5 Steps to Correct Workplace Learning

Employee training often consists of long, comprehensive seminars containing multiple videos and required readings. This content quickly becomes outdated. How often is yours updated?

The way we learn is similar to the concept of information retrieval, which means that people calculate the probability of a source giving them an answer against the time spent finding that answer. If they know someone has the answer, they are more likely to upset the person instead of looking elsewhere.

This pattern and training coincides with the forgetting curve, a concept that explains the sharp drop in retention if we don’t reinforce what we’ve learned.

The biggest takeaway from research on how we learn as adults is that relevant information should be presented when it is needed and in small chunks. This is where “just-in-time learning” comes in.

Just-in-time learning aims to deliver consumable information when your employee needs it. Remember that most adults prefer to learn by doing, and we can all struggle with selective attention. Information should be conveyed in a way that is not overwhelming.

Let’s review five steps that can contribute to successful workplace learning.

1. Make training relevant and timely.
Your employees want to learn information that will help them. Focus on how the information will benefit them to be more successful in their roles. Rather than bombarding your new hires with hours of information, deliver small doses of microcontent when they need it.

2. Consider the value of your employees’ time.
Take into account the hourly wages of your employees and the time they spend in training. If you calculate their hourly rate versus training hours, how much do your courses cost if the employee doesn’t get value and retain their knowledge? If your employees feel the training is a waste of time, they will multi-task throughout the course. Make sure the benefit is clear to your employees and that you develop your training with specific, measurable goals.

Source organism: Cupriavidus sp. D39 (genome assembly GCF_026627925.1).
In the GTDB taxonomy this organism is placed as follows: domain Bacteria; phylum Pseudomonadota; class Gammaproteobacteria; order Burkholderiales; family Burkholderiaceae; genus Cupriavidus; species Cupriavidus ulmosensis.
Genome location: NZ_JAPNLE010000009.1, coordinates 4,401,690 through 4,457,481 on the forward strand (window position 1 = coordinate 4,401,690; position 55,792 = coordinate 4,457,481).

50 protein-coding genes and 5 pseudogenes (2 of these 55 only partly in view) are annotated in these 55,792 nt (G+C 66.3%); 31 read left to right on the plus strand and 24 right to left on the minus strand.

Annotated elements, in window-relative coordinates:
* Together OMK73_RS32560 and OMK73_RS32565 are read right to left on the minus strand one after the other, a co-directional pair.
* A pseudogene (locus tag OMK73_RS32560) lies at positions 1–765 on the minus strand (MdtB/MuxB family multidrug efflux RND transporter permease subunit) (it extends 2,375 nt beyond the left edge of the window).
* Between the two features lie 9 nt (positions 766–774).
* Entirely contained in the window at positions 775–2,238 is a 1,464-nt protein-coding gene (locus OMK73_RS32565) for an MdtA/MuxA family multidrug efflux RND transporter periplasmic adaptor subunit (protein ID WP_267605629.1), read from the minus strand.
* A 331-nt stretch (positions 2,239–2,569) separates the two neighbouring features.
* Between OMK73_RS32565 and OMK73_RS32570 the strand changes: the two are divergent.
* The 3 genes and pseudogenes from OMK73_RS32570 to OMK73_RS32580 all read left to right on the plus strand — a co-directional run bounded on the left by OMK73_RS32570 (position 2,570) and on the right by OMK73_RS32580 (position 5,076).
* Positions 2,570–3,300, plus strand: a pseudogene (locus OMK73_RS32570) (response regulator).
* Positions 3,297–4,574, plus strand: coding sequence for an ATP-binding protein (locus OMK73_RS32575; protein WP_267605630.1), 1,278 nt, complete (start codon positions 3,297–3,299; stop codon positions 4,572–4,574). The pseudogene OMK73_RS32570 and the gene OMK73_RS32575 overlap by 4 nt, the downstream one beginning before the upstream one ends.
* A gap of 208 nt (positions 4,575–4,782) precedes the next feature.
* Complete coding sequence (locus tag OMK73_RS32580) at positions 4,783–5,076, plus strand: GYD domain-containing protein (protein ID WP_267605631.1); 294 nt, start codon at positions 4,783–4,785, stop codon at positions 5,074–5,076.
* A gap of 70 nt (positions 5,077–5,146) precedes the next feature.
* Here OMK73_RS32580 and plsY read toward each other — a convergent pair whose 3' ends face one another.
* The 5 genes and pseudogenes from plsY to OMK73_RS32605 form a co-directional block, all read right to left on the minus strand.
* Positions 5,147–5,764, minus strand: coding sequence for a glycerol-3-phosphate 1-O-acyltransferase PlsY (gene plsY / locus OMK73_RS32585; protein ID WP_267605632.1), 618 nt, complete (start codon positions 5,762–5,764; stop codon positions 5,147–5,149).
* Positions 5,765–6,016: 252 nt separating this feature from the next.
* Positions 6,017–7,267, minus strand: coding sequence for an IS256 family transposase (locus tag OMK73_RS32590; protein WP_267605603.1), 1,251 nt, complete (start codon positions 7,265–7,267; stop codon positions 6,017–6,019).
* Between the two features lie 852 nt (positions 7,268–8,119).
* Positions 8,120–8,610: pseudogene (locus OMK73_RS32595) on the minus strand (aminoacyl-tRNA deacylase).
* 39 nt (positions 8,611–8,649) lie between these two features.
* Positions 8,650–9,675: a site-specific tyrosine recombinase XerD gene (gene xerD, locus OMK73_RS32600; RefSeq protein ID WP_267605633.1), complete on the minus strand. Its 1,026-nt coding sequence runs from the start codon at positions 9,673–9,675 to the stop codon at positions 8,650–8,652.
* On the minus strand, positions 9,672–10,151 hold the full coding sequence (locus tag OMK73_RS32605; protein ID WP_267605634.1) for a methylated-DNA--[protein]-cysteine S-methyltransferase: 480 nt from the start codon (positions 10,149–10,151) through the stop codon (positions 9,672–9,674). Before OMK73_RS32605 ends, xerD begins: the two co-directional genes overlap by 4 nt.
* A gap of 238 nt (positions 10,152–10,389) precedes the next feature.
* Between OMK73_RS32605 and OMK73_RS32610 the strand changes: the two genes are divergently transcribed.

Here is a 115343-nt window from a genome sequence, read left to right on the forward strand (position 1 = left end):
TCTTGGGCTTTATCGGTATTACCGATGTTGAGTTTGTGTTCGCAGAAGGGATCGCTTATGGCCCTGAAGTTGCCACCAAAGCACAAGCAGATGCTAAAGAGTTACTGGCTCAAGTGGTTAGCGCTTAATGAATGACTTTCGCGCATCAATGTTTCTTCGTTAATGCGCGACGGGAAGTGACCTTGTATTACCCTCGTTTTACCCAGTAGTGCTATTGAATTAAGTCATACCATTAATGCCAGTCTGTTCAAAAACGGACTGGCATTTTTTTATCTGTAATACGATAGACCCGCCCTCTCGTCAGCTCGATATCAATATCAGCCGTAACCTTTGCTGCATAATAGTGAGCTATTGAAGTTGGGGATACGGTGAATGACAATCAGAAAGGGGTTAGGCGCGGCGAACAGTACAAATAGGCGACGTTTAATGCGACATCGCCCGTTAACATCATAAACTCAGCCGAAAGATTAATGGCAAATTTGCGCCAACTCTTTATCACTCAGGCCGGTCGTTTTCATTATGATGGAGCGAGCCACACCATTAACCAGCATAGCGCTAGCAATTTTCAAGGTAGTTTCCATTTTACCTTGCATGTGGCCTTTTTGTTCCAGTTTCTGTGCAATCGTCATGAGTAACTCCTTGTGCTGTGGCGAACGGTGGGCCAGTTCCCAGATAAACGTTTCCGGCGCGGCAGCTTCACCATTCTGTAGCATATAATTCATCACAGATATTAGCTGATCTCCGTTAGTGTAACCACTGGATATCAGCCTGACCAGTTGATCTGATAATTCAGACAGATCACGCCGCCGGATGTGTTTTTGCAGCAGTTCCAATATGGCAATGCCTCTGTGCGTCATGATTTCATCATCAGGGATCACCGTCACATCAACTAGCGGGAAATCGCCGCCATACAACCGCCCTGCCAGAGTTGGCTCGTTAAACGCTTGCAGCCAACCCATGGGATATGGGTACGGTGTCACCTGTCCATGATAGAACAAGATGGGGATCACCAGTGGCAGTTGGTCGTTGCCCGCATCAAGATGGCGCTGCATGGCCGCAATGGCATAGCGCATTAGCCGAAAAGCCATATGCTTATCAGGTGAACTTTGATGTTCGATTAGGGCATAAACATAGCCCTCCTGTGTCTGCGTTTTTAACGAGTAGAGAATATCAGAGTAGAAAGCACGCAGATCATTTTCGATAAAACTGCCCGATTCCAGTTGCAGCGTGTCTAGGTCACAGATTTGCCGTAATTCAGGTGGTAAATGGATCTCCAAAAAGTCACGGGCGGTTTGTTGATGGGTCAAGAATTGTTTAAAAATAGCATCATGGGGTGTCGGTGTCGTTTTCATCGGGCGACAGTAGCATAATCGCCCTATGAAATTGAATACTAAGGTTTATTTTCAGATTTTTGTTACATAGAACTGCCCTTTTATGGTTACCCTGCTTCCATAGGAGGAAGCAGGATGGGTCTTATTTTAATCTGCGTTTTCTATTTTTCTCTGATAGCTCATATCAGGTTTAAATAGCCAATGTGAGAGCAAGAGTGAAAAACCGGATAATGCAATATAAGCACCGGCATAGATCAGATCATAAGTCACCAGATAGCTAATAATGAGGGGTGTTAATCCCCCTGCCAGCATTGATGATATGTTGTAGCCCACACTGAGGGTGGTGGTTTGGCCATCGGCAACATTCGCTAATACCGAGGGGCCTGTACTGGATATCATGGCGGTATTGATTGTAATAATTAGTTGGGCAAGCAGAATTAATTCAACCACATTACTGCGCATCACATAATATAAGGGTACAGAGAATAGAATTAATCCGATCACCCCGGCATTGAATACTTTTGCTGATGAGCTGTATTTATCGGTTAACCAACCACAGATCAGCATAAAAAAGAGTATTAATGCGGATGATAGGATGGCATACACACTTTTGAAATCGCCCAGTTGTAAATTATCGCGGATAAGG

3. Involve your employees in the learning process.
Are your employees actively participating in the training or are they passive participants? Involving your employees in the training process is much more effective. Peers respect their peers and colleagues communicate better with each other than with senior management or an instructor. More importantly, when your employees are involved in the process, they own the outcome.

4. Balance learning with physical needs.
For your training to be successful, your employees must be mentally and physically healthy. If you’re hosting intensive in-person training, plan plenty of brain breaks, time to walk or stretch, healthy snacks, and ways to stay hydrated.

5. Structure your learning program with a multifaceted approach.
The need for your employees to retrain and upskill will continue to be important to your team’s success, especially as your organization strives to thrive through change. When it comes to learning, there is no silver bullet. Build a versatile and broad learning strategy to benefit the majority of your employees.

Learning on the job today is broken, but it doesn’t have to be! With these five steps, your employees will be more engaged, prepared and primed for success.